The first question which we had to decide had nothing to do with the occurrence or non-occurrence of any occult episode in the boy's stream of consciousness; it was the question whether or not he had the required higher-level competence, that of knowing how to tie reef-knots. We were not, at this stage, inquiring whether he committed, or omitted, an extra public or private operation, but only whether he possessed or lacked a certain intelligent capacity. What satisfied us was not the (unattainable) knowledge of the truth or falsity of a particular covert cause-overt effect proposition, but the (attainable) knowledge of the truth or falsity of a complex and partially general hypothetical proposition—not, in short, that he did tie a shadowy reef- or granny-knot behind the scenes, but that he could have tied a real one with this rope and would have done so on this occasion, if he had paid more heed to what lie was doing. The lapse was his fault because, knowing how to tie the knot, he still did not tie it correctly.

Consider next the case of an act which everyone would decide was not the agent's fault. A boy arrives late for school and on inquiry it turns out that he left home at the usual time, did not dally on his way to the omnibus halt and caught the usual omnibus. But the vehicle broke down and could not complete the journey. The boy ran as fast as lie could the rest of the way, but was still late. Clearly all the steps taken by the boy were either the same as those which normally bring him to school in time, or were the only steps open to him for remedying the effects of the breakdown. There was nothing else that he could have done and his teacher properly recommends him to follow the same routine on future occasions. His late arrival was not the result of a failure to do what he was capable of doing. He was prevented by a circumstance which was not in his power to modify. Here again the teacher is judging an action with reference to the capacities and opportunities of the agent; his excuse is accepted that he could not have done better than he did. The whole question of the involuntariness of his late arrival is decided without the boy being asked to report any deliverances of consciousness or introspection about the execution or non-execution of any volitions.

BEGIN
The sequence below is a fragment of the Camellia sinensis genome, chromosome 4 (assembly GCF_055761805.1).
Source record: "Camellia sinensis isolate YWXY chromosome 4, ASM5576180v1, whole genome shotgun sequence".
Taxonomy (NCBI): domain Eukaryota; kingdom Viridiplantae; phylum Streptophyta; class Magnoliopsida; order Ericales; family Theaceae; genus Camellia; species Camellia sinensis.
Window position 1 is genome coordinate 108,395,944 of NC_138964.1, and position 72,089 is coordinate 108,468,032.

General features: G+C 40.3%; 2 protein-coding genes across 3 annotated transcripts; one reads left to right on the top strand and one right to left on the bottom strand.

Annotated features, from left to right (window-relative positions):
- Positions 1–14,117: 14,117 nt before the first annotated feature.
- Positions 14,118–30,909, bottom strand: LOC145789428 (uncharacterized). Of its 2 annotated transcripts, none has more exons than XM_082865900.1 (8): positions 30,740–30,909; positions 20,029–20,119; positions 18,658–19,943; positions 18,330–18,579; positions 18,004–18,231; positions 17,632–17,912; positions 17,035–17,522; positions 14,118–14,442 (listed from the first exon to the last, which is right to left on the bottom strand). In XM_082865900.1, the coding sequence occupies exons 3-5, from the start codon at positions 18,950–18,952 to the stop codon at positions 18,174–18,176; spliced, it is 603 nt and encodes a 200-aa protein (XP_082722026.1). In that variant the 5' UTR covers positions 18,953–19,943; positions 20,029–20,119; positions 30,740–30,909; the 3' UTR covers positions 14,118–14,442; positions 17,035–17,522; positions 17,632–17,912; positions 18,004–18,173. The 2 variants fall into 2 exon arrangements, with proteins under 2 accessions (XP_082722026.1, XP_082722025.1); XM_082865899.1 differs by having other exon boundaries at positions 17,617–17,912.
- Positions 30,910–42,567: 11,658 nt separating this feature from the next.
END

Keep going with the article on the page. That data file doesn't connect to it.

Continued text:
It makes no difference if the actions with which an agent is charged either are or embody operations of silent soliloquy or other operations with verbal or non-verbal images. A slip in mental arithmetic is the pupil's fault on the same grounds as a slip made in written arithmetic; and an error committed in matching colours in the mind's eye may merit the reproach of carelessness in the same way as an error committed in matching colours on the draper's counter. If the agent could have done better than he did, then he could have helped doing it as badly as he did.